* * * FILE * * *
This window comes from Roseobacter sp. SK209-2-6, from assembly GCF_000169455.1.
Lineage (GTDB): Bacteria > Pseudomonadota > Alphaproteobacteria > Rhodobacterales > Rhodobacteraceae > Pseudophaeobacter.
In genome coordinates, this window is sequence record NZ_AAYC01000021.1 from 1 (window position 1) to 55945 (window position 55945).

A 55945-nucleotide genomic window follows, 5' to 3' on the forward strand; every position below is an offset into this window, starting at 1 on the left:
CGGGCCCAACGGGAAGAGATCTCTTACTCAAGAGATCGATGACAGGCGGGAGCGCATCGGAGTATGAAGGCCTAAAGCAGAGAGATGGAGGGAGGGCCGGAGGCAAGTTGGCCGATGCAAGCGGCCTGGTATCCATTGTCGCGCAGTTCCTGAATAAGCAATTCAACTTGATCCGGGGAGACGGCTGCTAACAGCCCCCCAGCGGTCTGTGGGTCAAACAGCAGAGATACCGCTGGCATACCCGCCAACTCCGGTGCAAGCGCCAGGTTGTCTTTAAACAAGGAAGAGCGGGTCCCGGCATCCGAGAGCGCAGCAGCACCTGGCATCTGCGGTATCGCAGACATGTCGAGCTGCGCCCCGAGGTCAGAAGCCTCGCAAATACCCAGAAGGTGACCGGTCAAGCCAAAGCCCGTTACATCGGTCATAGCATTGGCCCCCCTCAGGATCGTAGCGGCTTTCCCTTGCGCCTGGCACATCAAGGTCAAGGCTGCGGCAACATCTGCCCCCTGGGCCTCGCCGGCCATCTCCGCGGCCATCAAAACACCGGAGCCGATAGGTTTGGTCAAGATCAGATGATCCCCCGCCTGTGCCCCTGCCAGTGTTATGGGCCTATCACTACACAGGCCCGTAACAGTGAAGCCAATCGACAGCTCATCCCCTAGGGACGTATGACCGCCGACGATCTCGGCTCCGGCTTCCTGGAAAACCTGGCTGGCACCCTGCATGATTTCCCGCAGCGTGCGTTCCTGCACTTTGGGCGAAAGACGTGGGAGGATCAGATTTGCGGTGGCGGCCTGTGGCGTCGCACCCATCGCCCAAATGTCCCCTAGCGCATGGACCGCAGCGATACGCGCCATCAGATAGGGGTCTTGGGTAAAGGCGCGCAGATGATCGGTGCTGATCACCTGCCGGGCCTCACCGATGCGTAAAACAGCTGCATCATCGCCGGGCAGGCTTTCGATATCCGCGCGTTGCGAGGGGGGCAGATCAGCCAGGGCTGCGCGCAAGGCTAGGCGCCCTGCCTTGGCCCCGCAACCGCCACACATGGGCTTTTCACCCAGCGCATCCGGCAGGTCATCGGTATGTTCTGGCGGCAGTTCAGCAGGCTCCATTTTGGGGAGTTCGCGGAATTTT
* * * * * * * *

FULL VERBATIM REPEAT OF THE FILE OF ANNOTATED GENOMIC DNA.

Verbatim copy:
This window comes from Roseobacter sp. SK209-2-6, from assembly GCF_000169455.1.
Lineage (GTDB): Bacteria > Pseudomonadota > Alphaproteobacteria > Rhodobacterales > Rhodobacteraceae > Pseudophaeobacter.
In genome coordinates, this window is sequence record NZ_AAYC01000021.1 from 1 (window position 1) to 55945 (window position 55945).

A 55945-nucleotide genomic window follows, 5' to 3' on the forward strand; every position below is an offset into this window, starting at 1 on the left:
CGGGCCCAACGGGAAGAGATCTCTTACTCAAGAGATCGATGACAGGCGGGAGCGCATCGGAGTATGAAGGCCTAAAGCAGAGAGATGGAGGGAGGGCCGGAGGCAAGTTGGCCGATGCAAGCGGCCTGGTATCCATTGTCGCGCAGTTCCTGAATAAGCAATTCAACTTGATCCGGGGAGACGGCTGCTAACAGCCCCCCAGCGGTCTGTGGGTCAAACAGCAGAGATACCGCTGGCATACCCGCCAACTCCGGTGCAAGCGCCAGGTTGTCTTTAAACAAGGAAGAGCGGGTCCCGGCATCCGAGAGCGCAGCAGCACCTGGCATCTGCGGTATCGCAGACATGTCGAGCTGCGCCCCGAGGTCAGAAGCCTCGCAAATACCCAGAAGGTGACCGGTCAAGCCAAAGCCCGTTACATCGGTCATAGCATTGGCCCCCCTCAGGATCGTAGCGGCTTTCCCTTGCGCCTGGCACATCAAGGTCAAGGCTGCGGCAACATCTGCCCCCTGGGCCTCGCCGGCCATCTCCGCGGCCATCAAAACACCGGAGCCGATAGGTTTGGTCAAGATCAGATGATCCCCCGCCTGTGCCCCTGCCAGTGTTATGGGCCTATCACTACACAGGCCCGTAACAGTGAAGCCAATCGACAGCTCATCCCCTAGGGACGTATGACCGCCGACGATCTCGGCTCCGGCTTCCTGGAAAACCTGGCTGGCACCCTGCATGATTTCCCGCAGCGTGCGTTCCTGCACTTTGGGCGAAAGACGTGGGAGGATCAGATTTGCGGTGGCGGCCTGTGGCGTCGCACCCATCGCCCAAATGTCCCCTAGCGCATGGACCGCAGCGATACGCGCCATCAGATAGGGGTCTTGGGTAAAGGCGCGCAGATGATCGGTGCTGATCACCTGCCGGGCCTCACCGATGCGTAAAACAGCTGCATCATCGCCGGGCAGGCTTTCGATATCCGCGCGTTGCGAGGGGGGCAGATCAGCCAGGGCTGCGCGCAAGGCTAGGCGCCCTGCCTTGGCCCCGCAACCGCCACACATGGGCTTTTCACCCAGCGCATCCGGCAGGTCATCGGTATGTTCTGGCGGCAGTTCAGCAGGCTCCATTTTGGGGAGTTCGCGGAATTTT